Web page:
2013) identied several areas for improving disaster
loss databases including:
Developing country capacity for systematic
disaster data collection, interpretation, use and
clear policy/ operational benet
Improving the quality of disaster loss data
(especially economic losses)
Implementing quality control and validation
procedures
Dening a set of well-dened minimum parameters
to be collected
Completing and applying standards for hazard
event recording and loss attribution
Promoting disaster loss database use (especially
policy applications)
Exploring the use of new information
communication and technology (ICT) for loss and
damage assessment and damage-database.
2.2 Standardisation in nomenclatures of hazard information
The need for a more systematic approach and
standardised characterisation of hazards has been
raised by many intergovernmental and scientic fora.
The Africa-Arab States Regional Platform 201811
highlighted the need for countries to “Accelerate
efforts to ensure all African and Arab States
systematically collect and account for disaster
losses by 2020, using the Sendai Framework Monitor,
to inform risk assessments to guide the investment
decisions of development planners, business leaders,
risk ocers and nance ministries. The 2018
Cartagena Declaration12 emphasised “the importance
of increasing knowledge about the phenomena that
cause the loss of lives and damage to infrastructure
in our territories that do not recognize administrative,
economic, social or environmental boundaries”
and highlighted “the need to have information that
supports decision making with respect to Disaster
Risk Reduction, nancial protection, preparation for
disaster management and post-disaster recovery
processes”. The 2018 Ulanbataar Declaration13
commits “to greater accountability for disaster risk
reduction, including through systematically collecting
and recording disaster damage and losses, conducting
and sharing risk assessments and analysis to inform
national and local strategies, establishing monitoring
baselines, and using the Sendai Framework Monitor
to assess progress in achievement of global and
national targets”.
The need for greater consistency in hazard terminology
has also been highlighted by multiple international
bodies and reports including: the Open-ended
Intergovernmental Expert Working Group on indicators
and terminology relating to disaster risk reduction;
Counting on the World to Act (SDSN TRENDS, 2019);
the UNDRR 2018 Technical Forum: Leveraging on
the Sendai Framework Monitoring (SFM) process in
support of the implementation of the 2030 Agenda
and the Paris Agreement (UNDRR, 2018); and the
Global Heat Health Information Network14.
For the UN agency networks, the Sendai hazard
denition and classication project has beneted
from the revised UN Plan of Action on Disaster Risk
Reduction for Resilience: Towards a Risk informed
and Integrated Approach to Sustainable Development
(UNDRR, 2017), which is the contribution by the UN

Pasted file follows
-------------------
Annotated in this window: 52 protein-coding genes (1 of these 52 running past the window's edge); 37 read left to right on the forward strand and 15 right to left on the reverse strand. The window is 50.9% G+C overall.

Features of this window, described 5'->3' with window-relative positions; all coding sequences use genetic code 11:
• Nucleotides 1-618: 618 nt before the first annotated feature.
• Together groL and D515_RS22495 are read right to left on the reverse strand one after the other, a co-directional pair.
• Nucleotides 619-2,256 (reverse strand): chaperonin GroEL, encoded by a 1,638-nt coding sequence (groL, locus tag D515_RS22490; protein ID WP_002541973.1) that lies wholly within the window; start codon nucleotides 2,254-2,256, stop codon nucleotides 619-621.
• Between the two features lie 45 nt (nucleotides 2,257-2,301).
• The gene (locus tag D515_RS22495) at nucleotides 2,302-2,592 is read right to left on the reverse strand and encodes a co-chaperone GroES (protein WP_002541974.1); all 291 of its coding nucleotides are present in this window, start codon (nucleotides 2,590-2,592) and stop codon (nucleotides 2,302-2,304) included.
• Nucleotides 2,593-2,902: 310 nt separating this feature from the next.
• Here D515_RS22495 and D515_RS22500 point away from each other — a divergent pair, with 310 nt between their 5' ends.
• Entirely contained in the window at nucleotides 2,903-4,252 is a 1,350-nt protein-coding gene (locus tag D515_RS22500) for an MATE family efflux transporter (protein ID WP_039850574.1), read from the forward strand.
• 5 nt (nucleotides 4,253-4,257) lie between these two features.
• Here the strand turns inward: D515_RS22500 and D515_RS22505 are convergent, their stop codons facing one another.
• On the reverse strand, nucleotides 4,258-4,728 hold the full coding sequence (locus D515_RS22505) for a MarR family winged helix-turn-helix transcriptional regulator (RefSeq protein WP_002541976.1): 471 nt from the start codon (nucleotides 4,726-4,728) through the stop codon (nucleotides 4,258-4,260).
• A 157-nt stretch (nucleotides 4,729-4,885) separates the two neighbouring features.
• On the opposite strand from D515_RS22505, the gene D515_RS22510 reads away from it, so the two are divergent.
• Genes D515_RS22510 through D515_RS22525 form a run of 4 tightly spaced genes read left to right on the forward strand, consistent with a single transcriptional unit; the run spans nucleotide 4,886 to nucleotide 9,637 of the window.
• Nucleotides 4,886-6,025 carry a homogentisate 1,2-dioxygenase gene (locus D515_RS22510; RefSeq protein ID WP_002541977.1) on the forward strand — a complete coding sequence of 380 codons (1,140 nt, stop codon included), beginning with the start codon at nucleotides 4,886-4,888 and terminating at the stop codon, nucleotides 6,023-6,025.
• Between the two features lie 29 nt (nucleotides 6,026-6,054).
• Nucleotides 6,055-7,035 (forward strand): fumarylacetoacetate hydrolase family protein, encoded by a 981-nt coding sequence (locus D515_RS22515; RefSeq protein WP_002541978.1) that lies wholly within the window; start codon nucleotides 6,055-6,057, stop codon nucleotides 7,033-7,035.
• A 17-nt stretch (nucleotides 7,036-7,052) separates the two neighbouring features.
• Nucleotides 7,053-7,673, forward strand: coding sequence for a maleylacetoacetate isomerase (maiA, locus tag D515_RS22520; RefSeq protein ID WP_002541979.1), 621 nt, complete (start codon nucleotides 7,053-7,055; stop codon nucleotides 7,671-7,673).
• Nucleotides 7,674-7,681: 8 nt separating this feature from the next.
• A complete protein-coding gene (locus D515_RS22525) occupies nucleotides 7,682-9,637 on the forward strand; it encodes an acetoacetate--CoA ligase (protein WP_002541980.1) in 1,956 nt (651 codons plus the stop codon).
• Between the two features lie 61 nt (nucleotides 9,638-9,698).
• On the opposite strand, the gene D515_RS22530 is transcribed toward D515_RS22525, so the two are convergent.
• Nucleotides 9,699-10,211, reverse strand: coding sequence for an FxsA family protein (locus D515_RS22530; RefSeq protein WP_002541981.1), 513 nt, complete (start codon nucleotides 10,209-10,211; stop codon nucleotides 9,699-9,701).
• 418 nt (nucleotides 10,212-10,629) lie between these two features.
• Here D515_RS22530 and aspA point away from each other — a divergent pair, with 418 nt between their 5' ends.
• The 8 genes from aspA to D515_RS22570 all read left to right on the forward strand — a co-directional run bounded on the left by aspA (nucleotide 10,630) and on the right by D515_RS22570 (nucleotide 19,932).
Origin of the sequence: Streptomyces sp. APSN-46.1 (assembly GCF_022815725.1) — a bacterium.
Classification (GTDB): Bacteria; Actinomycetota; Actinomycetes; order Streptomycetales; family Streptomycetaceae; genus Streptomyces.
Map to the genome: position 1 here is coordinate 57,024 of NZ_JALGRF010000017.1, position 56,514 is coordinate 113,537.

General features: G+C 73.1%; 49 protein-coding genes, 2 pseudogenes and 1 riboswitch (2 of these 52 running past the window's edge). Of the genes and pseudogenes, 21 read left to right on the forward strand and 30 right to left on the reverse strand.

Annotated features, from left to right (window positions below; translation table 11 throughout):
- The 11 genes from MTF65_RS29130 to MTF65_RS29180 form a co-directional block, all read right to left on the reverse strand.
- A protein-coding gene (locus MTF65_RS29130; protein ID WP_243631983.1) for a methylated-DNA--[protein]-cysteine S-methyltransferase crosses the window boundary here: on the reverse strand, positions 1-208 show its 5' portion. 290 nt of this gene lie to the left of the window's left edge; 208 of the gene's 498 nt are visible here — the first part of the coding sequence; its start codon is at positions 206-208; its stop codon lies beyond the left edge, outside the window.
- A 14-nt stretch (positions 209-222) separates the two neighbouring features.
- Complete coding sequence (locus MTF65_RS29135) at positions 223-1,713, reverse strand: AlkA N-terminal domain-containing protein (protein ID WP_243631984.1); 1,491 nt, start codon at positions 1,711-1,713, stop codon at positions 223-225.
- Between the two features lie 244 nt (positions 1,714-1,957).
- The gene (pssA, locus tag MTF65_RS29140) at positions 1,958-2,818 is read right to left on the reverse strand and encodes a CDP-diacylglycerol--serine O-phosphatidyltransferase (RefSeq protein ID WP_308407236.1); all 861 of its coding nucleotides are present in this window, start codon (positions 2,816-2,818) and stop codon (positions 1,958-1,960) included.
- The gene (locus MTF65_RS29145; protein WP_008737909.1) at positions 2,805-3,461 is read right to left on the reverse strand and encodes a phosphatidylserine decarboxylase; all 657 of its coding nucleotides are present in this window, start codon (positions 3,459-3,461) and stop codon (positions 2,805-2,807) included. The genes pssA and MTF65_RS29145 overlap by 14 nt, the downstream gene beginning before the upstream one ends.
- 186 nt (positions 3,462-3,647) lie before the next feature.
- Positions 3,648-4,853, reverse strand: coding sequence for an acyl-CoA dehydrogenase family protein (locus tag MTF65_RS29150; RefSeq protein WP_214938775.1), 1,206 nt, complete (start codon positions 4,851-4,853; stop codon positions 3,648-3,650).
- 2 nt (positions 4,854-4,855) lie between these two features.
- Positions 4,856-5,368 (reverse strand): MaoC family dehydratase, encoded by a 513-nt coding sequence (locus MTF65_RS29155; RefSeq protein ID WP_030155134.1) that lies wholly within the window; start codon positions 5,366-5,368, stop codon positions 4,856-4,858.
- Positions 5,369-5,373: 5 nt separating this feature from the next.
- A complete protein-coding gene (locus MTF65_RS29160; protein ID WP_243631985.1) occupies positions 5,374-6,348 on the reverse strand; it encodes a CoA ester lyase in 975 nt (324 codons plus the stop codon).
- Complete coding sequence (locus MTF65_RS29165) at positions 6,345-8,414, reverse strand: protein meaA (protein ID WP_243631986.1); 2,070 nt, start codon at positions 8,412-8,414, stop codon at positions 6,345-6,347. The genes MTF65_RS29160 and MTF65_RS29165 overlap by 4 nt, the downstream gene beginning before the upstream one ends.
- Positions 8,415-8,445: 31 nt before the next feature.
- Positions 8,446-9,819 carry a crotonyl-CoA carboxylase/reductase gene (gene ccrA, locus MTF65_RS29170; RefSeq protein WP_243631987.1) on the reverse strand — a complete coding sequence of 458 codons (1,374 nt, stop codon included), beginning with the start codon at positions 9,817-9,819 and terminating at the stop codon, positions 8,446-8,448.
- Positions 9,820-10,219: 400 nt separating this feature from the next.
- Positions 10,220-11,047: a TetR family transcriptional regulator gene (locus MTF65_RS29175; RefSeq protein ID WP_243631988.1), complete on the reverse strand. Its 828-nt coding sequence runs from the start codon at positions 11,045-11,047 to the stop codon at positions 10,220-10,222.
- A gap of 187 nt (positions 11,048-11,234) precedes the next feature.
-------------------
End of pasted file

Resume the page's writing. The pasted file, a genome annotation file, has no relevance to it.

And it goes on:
system to ensure the implementation of the Sendai
Framework contributes to a risk-informed and
integrated approach to achieving the SDGs. The UN
Plan of Action has addressed the need for coherence
and mutual reinforcement of the UN’s resilience
building efforts, in part by aligning the scope of
hazards. It notes that in the 2016 plan, revised after the
adoption of the Sendai Framework, the plan provides
for a stronger alignment of the UN’s work in disaster
risk reduction with other UN system-wide approaches
on related issues.
UNDRR / ISC SENDAI HAZARD DEFINITION AND CLASSIFICATION REVIEW | 19
Monitoring and reporting of events and their impacts,
and making assessments of the risks that contribute
to disasters are elements of an overall approach
to risk reduction and management. Thus, in the
broader domain of risk management, countries are
applying the principles and practices of (disaster) risk
management to a very wide range of risks. To measure
and monitor these risks, it is essential to have clear
denitions of the underlying hazards, that is, the
processes, phenomena or human activities which,
together with vulnerability, exposure and capacity,
all contribute to disaster risk. Without this, while it is
possible to monitor impacts, it is not possible to use
this information effectively to understand or measure
risk, and in turn to develop appropriate disaster risk
management measures.
As an example, when the Indian Ocean Tsunami
occurred in December 2004, there was little
understanding of tsunami risk, particularly in the
Indian Ocean region where an event of this scale
had no historical precedent, and the knowledge base
of tsunami impact was generally poor (Bernard and
Titov, 2015). This event, however, gave rise to the
rapid development of capability to provide warnings
and to mitigate risks. Unfortunately, much of the
modelling of potential impact was done without fully
understanding the nature of the hazard, leading to
many tsunami scenarios that were unrealistic. It
was in this context that UNESCO published the rst
internationally recognised guidelines on tsunami risk
assessment in 2009 (UNESCO, 2009). It is now well
understood in the disaster management community
that a tsunami is mainly caused by earthquakes
that displace the sea oor, followed by volcanic
eruptions/ collapse, landslides (that can be caused
by earthquakes and volcanic activity), and asteroids.
A better denition of the hazard sources paved the
way to better understanding of tsunami behaviour/
likelihood, and in turn to more realistic scenarios
for disaster management or disaster risk reduction